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Issue #8 June 2005
- Meet Fedora Core 4
- Fedora Extras: Everything but the kitchen sink
- Now open: Red Hat Directory Server and Fedora Directory Server
- Video: Open source is inevitable
- Sharing photographs online
- Despite opposition, truth happens
- Creating desktop profiles with Sabayon
- Choosing an I/O Scheduler for Red Hat Enterprise Linux 4 and the 2.6 Kernel
- Red Hat GFS vs. NFS: Improving performance and scalability
- Migrating from Solaris
- See what turns our page
- Video: Customer speaks out
- Red Hat GFS: Combining Fibre Channel and Gigabit Ethernet
- Visionaries honored with Red Hat Summit Awards
From the Inside
In each Issue
- Editor's blog
- Red Hat speaks
- Ask Shadowman
- Tips & tricks
- Fedora status report
- Magazine archive
Red Hat speaks
Karen Bennet, VP of Linux Tools and Applications
- How long have you been at Red Hat, and what is your role?
- I have been at Red Hat for four years now. Red Hat and open collabortive development has revamped the entire thinking of how software development should be done. My role is VP for the Linux Tools and Applications. This group is actively involved in the development and maintenance of projects associated with many of the consortiums in the open source world such as Free Standard Group (FSF), fedora.org, ObjectWeb, Apache, Linux Standard Group (LSB), Xen, Eclipse, sourceware.org, and sourceforge.net.
- What tools are maintained by your team of engineers?
- The tools maintained by this group enable development and deployment in the Linux and Linux middleware areas. The tools and technologies comprise all the different runtime (C, C++, Fortran) environments, managed runtime environments (Java and C#), compilers, debuggers, execution analysis tools, performance analysis and monitoring, virtualization, apache server, web server, enterprise Java application server, database server, developer platform, etc. This team also collaborates with many universities in these topic areas as a way to broaden community involvement and innovative thinking.
- Sun has been in the news recently with their dynamic tracing framework DTrace. DTrace seems similar to SystemTap for Linux. How do they compare?
- The SystemTap project is an open collaboration project initially started by IBM, Intel, and Red Hat to address the need for a Linux performance monitoring toolset. Others like Hitachi have joined in the development, and the goal is to encourage other participants.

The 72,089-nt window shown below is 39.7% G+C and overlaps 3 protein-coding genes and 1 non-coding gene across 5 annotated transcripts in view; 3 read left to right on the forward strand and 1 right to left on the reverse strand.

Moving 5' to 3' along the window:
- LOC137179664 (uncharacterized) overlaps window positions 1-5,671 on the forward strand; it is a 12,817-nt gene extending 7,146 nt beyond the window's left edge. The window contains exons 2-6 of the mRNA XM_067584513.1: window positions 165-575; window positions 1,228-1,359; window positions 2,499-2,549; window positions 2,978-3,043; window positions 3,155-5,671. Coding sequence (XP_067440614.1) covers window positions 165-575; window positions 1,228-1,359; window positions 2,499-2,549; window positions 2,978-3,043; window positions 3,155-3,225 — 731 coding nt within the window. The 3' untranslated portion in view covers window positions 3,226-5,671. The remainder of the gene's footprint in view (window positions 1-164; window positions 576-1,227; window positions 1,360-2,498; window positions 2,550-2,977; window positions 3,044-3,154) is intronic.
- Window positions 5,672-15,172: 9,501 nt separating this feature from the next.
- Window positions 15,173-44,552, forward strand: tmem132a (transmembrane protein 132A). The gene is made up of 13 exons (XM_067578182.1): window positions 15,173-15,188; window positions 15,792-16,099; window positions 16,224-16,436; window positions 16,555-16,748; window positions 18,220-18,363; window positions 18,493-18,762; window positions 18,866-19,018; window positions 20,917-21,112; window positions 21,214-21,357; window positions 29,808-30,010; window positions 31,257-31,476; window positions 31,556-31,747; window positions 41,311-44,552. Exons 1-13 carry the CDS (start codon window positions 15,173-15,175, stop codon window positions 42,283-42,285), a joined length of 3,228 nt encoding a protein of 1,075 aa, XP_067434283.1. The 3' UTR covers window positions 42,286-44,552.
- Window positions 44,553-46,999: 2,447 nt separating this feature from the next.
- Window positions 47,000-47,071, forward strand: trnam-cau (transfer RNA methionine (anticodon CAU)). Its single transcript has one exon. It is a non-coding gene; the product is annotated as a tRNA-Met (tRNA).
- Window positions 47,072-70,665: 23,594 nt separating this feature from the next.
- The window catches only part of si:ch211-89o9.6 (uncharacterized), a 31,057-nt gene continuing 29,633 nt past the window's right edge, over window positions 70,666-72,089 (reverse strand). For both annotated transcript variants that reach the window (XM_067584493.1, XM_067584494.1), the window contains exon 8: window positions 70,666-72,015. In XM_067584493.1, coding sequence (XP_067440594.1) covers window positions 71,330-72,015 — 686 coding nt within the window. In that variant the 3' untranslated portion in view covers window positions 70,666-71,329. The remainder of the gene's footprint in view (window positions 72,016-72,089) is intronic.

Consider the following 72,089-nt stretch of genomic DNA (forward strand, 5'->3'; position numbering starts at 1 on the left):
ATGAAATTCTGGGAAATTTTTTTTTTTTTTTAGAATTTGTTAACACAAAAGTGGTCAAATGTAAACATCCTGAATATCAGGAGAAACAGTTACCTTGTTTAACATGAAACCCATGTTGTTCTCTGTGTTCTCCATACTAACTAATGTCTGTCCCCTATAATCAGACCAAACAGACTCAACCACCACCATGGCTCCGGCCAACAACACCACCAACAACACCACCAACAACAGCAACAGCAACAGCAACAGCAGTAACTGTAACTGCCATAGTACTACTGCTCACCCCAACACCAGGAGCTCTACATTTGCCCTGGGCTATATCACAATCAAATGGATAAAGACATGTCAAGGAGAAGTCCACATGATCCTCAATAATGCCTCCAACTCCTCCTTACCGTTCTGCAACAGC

- The first phase of this project is targeted to have similar functionality to Solaris's DTrace tool by enabling probes in the kernel and user space. These probes monitor performance by way of a tapset, which is the developer's method of enabling the monitoring. The infrastructure is being architected to enable future phases in the areas of recovery-oriented computing and to provide a collaborative environment to enable existing commercial tools to be integrated.
- What other performance monitoring tools is Red Hat working on?
- There are several other performance monitoring tools (Oprofile, valgrind, perfmon, strace, etc.) that are being worked on by Red Hat. Oprofile is one tool that required considerable work to function properly on all of the different architectures. This tool helps identify performance problems such as TLB misses, stalls, memory references, etc. One of the goals of the SystemTap project is to provide an integrated performance platform where all of these projects and future ones can be integrated.
- The Red Hat tools team has done extensive work on GCC. How do you ensure that the upstream community team is involved and changes are incorporated upstream?
- In the evolution and advancement of any software project, there is a point in the development of software where it needs to be go into a cocoon type development and to emerge as a "butterfly" to enable the next growth of innovation and development. This is the second evolution project of this type for this group. The first being the rearchitecting of the Linux threading model and library. We learned from that experience and decided two years ago to see if we could repeat the success of moving a technology forward in the area of the Linux compiler. The goals of the project were twofold, rearchitect GCC to enable a compiler platform that could be used for integrating more advanced compiler algorithms and to expand the circle of developers and contributors. We decided to use a similar development approach to the one we used when revising the Linux threading library. The development model can be referred to as open cocooning model. The difference from current approaches is that the restructuring and development is in full view of the community. There are some in the software industry who see this method of forking as a negative for Linux. I think this team has demonstrated and will continue to demonstrate that cocooning/forking by using the knowledge from a prior implementation is a healthy and necessary method for OSS software development. All enterprise software companies use this technique today, the difference here is that Red Hat enables you to watch us grow in full view.
- For Red Hat Enterprise Linux, how long does Red Hat guarantee binary compatibility?
- Red Hat has grown to understand the need for binary compatibility through the evolution of Red Hat Enterprise Linux. We currently guarantee the model for Red Hat Enterprise Linux N+2.
- If you could live anywhere in the world, where would it be and why?
- Anywhere that there is snow. I'm a skier and the mornings that there is fresh powder on the ground are the days that I wish that work could be conducted from the ski hill.